However, the prior art known fails to provide certain specific, important advantages and therefore further objects are to provide a system as described with these advantages.
This invention has actually been reduced to practice with several of these advantages.
For example, it is a pleasure to cause the ball of this invention to roll along a grassy shore, then to direct it into the stream or pond, where it rolls along in various directions as desired, and then orient it so that it comes ashore again, and stops at the feet of an observer, for example, but depends on the remote controller's being able to keep track of the rolling ball (or of the stopped ball, if floating). This invention provides simple means for determining the location and orientation of the ball.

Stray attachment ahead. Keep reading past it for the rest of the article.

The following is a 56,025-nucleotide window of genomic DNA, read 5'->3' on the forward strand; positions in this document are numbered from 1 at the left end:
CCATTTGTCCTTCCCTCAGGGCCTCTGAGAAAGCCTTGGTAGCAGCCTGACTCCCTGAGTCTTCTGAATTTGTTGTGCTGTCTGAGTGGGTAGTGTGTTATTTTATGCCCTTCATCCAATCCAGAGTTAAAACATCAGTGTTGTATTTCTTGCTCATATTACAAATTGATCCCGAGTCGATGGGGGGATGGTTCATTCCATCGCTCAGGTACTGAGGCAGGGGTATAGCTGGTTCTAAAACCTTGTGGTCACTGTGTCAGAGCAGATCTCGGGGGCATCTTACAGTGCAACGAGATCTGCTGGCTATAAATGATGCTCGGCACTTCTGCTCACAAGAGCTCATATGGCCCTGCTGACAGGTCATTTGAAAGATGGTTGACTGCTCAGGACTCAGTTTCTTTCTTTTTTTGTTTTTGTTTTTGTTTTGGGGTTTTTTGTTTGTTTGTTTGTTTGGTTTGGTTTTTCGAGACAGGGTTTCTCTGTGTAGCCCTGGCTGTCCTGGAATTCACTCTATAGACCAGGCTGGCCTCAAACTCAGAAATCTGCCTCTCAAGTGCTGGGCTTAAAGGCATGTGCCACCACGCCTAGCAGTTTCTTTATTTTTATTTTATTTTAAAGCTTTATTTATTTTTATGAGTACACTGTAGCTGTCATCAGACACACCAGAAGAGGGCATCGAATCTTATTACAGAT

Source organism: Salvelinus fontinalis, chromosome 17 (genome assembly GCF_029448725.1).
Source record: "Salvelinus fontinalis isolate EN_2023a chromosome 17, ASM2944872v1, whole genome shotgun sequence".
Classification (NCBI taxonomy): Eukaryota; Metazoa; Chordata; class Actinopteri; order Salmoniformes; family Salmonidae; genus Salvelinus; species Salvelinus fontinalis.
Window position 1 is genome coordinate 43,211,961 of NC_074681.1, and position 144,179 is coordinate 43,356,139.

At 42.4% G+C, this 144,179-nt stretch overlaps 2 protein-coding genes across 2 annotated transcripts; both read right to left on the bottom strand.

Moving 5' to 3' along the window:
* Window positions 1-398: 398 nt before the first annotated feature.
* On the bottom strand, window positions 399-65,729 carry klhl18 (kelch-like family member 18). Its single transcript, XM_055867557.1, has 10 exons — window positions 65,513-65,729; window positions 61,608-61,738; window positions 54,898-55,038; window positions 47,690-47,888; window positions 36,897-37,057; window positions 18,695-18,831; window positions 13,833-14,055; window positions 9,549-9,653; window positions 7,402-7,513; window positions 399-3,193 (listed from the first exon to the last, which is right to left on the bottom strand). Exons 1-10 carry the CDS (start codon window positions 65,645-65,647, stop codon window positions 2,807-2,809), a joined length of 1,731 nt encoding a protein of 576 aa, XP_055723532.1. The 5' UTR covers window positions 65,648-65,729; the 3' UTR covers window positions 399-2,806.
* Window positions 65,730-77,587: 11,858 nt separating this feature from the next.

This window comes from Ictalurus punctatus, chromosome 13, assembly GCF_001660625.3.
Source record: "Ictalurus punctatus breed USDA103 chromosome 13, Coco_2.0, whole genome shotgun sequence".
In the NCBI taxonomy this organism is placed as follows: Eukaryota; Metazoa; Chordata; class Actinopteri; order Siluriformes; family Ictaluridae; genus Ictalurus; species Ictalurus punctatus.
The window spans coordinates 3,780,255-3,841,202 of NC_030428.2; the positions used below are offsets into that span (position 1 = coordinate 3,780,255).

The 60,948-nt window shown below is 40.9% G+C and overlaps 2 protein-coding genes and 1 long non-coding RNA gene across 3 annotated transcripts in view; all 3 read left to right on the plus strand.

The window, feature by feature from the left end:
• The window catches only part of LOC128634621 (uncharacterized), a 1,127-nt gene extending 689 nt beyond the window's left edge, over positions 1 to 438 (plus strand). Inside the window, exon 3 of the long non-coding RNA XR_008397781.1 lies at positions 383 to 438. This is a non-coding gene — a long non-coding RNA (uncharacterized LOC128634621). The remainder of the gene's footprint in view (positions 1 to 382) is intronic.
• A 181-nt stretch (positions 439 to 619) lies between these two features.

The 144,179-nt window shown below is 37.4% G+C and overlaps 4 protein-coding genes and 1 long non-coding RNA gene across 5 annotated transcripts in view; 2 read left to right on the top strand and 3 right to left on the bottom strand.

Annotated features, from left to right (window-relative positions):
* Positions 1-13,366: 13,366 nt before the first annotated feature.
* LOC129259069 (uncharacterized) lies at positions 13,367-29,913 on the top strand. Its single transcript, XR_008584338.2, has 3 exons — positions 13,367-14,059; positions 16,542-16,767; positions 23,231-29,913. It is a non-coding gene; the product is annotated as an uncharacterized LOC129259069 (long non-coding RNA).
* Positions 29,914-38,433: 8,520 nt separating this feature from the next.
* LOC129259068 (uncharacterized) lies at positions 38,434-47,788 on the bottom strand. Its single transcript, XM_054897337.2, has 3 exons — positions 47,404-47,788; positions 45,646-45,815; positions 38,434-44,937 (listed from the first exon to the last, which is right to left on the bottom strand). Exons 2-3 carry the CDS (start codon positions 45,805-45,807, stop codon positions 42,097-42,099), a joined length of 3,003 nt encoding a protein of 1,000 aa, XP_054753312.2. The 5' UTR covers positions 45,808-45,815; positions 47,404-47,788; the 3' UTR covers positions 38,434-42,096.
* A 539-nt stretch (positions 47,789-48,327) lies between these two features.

Exceptional traction up wet slopes and on fast or rough water is essential, and is further provided by the invention.
Further objects are to provide improved access for control within the ball not desired to be actuated remotely, and to provide a simplified and protected airlock opening and closure for the ball.
Yet further objects are to provide a system as described which can be stored inflated if desired, without necessity for opening the ball, or can be stored deflated and quickly reinflated for use, which will not cause injury, and will not damage property, which is economical, easy and fun to operate by children as well as adults.